8

I want to call a async function readUsers() within the constructor or ngOnInit(). Although I used a recommended workaraound from here it still is delayed and does not wait in execution.

async constructor functions in TypeScript?

How can I delay/wait with execution of my readUsers() function?

users: any[];

ngOnInit() {
    this.readUsers();
    //this.readUsers(); above is called delayed so this.users below is 
    //undefined
    console.log(this.users);
}


public readUsers = async () =>  {
    this.users = await this.userService.getUsers()
    .then(resolve=>{
        console.log("within async function");
        return resolve;
    })
    .catch(reject=>{
        return [];
    })
}


////////userService.getUsers() reads JSON Object from an endpoint (works!)
getUsers(): Promise<any> {
    return new Promise((resolve, reject) => {
        this.http
            .get('https://url.com/users/')
            .subscribe(users => {
                if (!users) {
                    reject([]);
                }
                resolve(users);
            });
    });
}

The console.log is switched as there is no waiting:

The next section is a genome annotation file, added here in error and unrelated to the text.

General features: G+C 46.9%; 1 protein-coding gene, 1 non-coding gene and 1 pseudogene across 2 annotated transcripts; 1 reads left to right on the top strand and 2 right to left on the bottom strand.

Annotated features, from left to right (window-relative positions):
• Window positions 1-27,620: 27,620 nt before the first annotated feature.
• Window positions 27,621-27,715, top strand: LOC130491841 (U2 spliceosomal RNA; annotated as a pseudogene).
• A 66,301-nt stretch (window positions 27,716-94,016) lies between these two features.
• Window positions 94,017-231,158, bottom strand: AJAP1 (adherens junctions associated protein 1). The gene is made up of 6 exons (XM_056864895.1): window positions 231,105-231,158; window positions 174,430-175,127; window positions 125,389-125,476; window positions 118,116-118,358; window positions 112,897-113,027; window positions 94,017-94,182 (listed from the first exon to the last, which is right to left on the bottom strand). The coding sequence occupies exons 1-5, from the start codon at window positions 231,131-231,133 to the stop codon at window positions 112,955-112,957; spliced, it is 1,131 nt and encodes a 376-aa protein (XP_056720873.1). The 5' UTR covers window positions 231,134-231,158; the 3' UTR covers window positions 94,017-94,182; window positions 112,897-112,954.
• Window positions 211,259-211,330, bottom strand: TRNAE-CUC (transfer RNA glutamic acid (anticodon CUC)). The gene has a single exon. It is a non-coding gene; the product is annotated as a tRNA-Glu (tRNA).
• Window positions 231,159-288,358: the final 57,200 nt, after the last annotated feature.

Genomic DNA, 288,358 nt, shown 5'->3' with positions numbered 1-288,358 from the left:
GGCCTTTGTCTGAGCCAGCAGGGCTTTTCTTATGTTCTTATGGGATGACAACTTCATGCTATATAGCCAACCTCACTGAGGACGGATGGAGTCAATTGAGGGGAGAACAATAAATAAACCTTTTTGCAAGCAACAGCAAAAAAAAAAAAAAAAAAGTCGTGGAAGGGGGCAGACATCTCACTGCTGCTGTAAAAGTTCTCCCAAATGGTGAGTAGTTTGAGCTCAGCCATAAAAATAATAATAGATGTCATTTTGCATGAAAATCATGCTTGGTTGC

undefined

within async function

2
  • This is something out of the context but I think there is no need of returning a Promise explicitly in your service (getUsers() function). http automatically does that for you. Correct me if you have any other reasons for using it. Jan 20, 2019 at 4:41
  • I believe you can call .toPromise() to convert an Observable to a Promise.
    – Ryan Haney
    Nov 15, 2021 at 18:22

1 Answer 1

5
interface OnInit {
  ngOnInit(): void
}

When something returns a void, then you can generally convert it to a Promise without any side-effects

async ngOnInit(): Promise<void> {
    await this.readUsers();
    console.log(this.users);
}
5
  • 4
    although the above code works, it is not recommended.
    – ABOS
    Jan 20, 2019 at 1:07
  • 3
    @ABOS - could you source that or explain the reasoning?
    – Ryan
    Feb 14, 2019 at 16:17
  • I think @ABOS is alluding to the fact that returning a promise from the ngOnInit may delay the rendering of your component (until the promise resolves), which is likely undesired. Nov 12, 2019 at 20:28
  • Unless the code calling ngOnInit awaits the returned promise, it will not delay the rendering of the component. It will continue to render, but as in the above example, may not have yet completed the call to readUsers.
    – Ryan Haney
    Nov 15, 2021 at 18:20
  • Angular deliberately doesn't call ngOnInit for services, only components. How would you do it for a component? Also if the caller doesn't handle the promise you can have problems with error handling. Apr 28, 2022 at 16:31

Your Answer

By clicking “Post Your Answer”, you agree to our terms of service and acknowledge you have read our privacy policy.

Not the answer you're looking for? Browse other questions tagged or ask your own question.